I recently gave an invited career talk at the 2020 annual conference of the Ecological Society of America. In case others are interested, I thought I would share the video (with captions) here.
There have also been a number of responses to this talk which have led me to consider doing some recorded Zoom/video conversations, to capture discussion, advice, and more. Stay tuned for more on that front, and feel free to submit questions, advice, and resources via the comments section!
This article was such a fun research and writing project. We were working from the foundational question of how to connect scientists to the value of the practices of reading and creating poetry.
While the paper reports on ways of doing this in university classes, the advice, examples, and resources in the article will be equally useful for K-12 educators.
The article is available via open-access (for free) at the BioScience website. It is also featured here on the Wyoming Public Radio website, where you’ll find more context about the goals we had for writing this article.
Meanwhile, here’s a sample of what you might find useful.
Article abstract (aka summary):
“Creativity is crucial to the capacity to do science well, to communicate it in compelling ways, and to enhance learning. Creativity can be both practiced and enhanced to strengthen conservation science professionals’ efforts to address global environmental challenges. We explore how poetry is one creative approach that can further conservation scientists’ engagement and learning. We draw on evidence from peer-reviewed literature to illustrate benefits of integrating science and poetry, and to ground our argument for the growth of a science-poetry community to help conservation scientists develop skills in creative practices as a component of professional development. We present examples from literature as well as two short poetry exercises for scientists to draw on when considering writing poetry, or deciding on forms of poetry to include, in their practice. Opportunity exists to grow science–poetry projects to further our understanding of what such initiatives can offer.”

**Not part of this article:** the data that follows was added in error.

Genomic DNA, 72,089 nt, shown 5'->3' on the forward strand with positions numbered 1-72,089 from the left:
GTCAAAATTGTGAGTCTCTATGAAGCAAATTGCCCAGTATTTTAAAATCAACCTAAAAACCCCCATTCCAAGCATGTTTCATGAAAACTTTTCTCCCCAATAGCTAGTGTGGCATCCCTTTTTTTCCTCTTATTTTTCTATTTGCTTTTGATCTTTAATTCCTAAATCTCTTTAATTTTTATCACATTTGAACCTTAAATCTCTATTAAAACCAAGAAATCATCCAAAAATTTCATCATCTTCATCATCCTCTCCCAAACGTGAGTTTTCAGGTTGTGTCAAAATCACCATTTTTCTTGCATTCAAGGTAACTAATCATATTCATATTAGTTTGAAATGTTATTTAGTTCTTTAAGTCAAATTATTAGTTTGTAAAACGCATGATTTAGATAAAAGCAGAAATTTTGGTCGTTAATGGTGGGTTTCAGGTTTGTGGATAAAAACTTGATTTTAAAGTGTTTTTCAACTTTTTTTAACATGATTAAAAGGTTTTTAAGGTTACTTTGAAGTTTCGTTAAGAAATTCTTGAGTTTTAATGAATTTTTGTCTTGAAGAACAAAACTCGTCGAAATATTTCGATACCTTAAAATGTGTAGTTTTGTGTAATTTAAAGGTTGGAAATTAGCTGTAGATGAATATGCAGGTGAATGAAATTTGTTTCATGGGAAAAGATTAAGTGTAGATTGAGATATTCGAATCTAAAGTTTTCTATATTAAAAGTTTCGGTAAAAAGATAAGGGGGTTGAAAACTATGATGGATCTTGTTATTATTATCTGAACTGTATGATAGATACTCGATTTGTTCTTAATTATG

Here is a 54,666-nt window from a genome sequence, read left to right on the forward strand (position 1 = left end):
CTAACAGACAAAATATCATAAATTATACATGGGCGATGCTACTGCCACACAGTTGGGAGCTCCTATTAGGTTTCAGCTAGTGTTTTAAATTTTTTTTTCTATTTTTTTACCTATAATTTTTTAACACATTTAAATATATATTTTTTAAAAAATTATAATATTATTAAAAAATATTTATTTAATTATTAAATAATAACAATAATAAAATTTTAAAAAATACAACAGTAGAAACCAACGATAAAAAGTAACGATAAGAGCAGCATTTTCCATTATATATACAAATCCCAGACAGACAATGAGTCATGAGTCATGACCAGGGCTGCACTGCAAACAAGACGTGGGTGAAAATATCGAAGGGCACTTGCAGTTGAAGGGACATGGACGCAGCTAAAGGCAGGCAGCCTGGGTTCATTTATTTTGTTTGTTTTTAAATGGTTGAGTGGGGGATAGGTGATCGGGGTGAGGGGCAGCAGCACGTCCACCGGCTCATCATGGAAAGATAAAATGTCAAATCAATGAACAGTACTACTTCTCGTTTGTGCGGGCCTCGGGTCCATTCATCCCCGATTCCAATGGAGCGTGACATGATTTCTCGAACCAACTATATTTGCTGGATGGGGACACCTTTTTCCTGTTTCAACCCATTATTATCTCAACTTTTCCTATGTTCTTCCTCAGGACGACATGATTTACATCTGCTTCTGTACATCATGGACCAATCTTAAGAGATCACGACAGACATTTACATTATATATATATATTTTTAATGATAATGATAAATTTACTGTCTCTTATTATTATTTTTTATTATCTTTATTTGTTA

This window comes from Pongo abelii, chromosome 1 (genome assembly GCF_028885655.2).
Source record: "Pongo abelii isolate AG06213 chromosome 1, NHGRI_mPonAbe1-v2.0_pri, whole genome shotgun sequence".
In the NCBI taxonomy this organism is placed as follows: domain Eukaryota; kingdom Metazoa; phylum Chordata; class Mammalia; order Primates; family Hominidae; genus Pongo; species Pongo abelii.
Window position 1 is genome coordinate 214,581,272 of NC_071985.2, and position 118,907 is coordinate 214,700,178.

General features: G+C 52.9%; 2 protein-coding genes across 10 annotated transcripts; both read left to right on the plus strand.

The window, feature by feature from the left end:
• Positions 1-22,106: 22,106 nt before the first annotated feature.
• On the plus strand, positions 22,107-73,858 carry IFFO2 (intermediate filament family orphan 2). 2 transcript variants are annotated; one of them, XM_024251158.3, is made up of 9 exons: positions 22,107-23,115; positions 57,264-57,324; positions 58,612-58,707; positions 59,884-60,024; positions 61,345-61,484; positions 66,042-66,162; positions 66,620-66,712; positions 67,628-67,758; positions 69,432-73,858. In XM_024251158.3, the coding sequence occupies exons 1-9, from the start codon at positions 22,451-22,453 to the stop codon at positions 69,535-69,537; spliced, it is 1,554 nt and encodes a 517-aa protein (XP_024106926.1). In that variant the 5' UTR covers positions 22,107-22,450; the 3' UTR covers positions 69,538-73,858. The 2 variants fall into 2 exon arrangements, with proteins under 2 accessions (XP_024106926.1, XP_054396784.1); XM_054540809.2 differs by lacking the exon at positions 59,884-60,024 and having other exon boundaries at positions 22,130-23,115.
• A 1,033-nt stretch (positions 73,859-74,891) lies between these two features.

Our article also made the cover!
Reproductive structures emerging from a complex lichen community, photographed in Parc Jacques-Cartier (Quebec, Canada) provide an opportunity for close observation and focused reflection in much the same way that our poetry article indicates that poetry may help focus scientists’ and science students’ attention. The mutualistic potential of combining poetry and science evokes the underlying biology of lichen. Rather than an individual organism, lichens are the result of a symbiosis of fungi, algae, and/or cyanobacteria. As we noted in our paper, art and science, when integrated, can facilitate innovation, creative thinking, and more compelling learning experiences than when these disciplines are practiced in isolation.
Full article citation: Januchowski-Hartley, Stephanie R., Natalie Sopinka, Bethann G. Merkle, Christina Lux, Anna Zivian, Patrick Goff, and Samantha Oester. Poetry as a Creative Practice to Enhance Engagement and Learning in Conservation Science. BioScience 68(11): 905–911. https://doi.org/10.1093/biosci/biy105.